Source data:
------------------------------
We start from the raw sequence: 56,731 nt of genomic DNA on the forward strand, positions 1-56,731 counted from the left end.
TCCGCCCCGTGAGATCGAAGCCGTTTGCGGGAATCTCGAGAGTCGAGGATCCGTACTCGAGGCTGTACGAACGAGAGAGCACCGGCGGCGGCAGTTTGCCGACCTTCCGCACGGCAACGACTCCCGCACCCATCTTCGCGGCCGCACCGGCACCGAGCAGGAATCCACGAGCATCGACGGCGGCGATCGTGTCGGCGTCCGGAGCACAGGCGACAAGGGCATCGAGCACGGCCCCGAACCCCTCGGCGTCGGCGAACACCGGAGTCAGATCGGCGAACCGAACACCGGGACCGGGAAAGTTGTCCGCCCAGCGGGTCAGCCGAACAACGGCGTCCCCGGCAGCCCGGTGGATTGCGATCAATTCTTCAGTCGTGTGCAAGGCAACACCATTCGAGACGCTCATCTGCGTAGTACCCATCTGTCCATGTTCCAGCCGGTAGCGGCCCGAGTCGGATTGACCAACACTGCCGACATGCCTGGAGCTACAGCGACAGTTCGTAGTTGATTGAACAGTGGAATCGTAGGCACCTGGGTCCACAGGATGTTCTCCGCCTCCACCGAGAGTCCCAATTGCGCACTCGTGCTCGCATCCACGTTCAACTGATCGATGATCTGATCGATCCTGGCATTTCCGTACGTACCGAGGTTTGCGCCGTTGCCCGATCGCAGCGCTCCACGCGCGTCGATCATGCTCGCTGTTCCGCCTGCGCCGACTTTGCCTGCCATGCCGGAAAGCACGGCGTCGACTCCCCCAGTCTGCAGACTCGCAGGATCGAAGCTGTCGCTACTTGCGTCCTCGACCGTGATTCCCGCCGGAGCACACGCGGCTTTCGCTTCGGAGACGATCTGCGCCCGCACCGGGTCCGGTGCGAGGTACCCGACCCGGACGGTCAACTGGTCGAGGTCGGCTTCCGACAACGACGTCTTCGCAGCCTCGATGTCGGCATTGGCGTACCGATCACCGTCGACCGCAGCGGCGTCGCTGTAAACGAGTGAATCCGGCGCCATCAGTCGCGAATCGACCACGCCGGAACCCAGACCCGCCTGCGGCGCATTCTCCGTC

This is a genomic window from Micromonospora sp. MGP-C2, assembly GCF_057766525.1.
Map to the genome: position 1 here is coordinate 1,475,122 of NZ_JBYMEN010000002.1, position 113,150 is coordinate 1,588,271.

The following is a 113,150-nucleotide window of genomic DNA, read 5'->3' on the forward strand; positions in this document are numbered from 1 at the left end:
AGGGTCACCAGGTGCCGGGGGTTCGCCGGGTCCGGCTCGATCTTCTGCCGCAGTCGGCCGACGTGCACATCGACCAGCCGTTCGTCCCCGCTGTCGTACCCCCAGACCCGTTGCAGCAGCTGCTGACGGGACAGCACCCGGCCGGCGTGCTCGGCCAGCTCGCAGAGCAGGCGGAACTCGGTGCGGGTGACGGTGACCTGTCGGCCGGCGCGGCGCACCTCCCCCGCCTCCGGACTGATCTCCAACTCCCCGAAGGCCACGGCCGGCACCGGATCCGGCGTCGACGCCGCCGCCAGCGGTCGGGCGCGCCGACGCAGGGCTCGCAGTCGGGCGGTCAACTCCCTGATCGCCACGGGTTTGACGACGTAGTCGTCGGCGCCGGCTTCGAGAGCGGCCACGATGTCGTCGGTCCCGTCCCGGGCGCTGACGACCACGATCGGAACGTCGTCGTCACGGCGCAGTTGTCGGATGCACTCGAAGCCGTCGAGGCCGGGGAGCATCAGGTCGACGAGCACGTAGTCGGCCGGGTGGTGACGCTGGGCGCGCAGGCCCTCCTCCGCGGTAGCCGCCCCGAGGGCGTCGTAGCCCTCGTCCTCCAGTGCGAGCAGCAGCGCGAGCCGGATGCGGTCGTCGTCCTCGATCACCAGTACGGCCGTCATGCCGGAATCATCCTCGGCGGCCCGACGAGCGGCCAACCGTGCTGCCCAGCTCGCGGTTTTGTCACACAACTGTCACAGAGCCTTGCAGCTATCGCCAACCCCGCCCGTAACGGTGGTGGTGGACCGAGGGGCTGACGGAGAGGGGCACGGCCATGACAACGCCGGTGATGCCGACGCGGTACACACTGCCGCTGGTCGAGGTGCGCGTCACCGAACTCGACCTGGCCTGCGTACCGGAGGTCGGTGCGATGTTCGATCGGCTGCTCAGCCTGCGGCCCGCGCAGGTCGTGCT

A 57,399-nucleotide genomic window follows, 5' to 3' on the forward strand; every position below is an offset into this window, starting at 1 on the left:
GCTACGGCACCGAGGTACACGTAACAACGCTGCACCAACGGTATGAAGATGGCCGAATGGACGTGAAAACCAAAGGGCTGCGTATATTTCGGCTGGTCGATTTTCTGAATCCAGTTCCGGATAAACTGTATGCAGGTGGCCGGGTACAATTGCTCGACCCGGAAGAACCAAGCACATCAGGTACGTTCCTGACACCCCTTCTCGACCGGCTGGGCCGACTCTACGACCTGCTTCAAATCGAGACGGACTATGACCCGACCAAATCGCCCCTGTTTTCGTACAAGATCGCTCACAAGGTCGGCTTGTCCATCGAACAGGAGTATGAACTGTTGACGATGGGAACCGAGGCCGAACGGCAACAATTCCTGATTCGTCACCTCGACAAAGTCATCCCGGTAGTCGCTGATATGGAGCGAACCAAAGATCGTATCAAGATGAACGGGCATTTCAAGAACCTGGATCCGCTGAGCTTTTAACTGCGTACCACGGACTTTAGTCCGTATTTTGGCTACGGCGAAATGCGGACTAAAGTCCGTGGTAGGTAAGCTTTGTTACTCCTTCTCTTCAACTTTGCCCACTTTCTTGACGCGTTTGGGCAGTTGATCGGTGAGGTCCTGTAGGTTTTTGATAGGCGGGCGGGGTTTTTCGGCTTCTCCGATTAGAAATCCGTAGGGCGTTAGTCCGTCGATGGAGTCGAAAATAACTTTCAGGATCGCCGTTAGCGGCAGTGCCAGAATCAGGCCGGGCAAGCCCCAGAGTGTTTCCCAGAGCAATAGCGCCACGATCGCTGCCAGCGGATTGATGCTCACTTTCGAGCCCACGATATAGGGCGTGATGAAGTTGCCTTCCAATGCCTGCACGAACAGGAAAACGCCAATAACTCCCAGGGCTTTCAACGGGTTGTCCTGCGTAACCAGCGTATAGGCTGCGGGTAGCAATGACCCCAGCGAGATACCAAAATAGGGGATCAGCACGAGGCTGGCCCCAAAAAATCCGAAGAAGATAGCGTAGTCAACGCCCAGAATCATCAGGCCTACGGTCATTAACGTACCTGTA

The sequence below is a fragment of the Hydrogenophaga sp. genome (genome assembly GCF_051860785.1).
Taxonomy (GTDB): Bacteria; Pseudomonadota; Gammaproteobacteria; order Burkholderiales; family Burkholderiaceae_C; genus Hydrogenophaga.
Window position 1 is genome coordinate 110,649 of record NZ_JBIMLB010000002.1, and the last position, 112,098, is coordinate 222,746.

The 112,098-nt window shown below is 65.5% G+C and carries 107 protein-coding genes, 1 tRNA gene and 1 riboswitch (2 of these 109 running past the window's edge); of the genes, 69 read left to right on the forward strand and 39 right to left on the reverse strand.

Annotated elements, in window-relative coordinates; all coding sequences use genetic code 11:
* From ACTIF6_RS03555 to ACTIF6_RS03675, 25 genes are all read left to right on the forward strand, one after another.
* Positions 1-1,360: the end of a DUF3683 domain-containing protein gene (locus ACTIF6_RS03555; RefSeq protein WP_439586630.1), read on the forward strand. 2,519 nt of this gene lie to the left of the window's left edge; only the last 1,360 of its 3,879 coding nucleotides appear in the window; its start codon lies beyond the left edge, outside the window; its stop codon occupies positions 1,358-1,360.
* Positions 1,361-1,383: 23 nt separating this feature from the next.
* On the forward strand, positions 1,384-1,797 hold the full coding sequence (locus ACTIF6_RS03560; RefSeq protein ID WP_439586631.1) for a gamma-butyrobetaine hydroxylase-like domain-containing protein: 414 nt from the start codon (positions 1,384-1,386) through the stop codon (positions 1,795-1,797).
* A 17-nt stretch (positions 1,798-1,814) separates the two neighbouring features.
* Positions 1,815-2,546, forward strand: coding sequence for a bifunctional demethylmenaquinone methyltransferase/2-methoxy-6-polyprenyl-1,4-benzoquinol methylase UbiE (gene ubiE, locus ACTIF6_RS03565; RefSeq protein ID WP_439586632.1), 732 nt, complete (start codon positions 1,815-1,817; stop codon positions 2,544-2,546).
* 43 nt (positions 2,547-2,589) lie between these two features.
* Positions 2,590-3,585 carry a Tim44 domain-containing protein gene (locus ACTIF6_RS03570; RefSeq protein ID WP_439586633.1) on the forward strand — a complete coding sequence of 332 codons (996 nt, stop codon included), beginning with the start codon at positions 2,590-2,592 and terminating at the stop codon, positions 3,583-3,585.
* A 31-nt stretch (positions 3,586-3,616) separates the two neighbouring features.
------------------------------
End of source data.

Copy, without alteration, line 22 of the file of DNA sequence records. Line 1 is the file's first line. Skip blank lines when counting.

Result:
* A 31-nt stretch (positions 3,586-3,616) separates the two neighbouring features.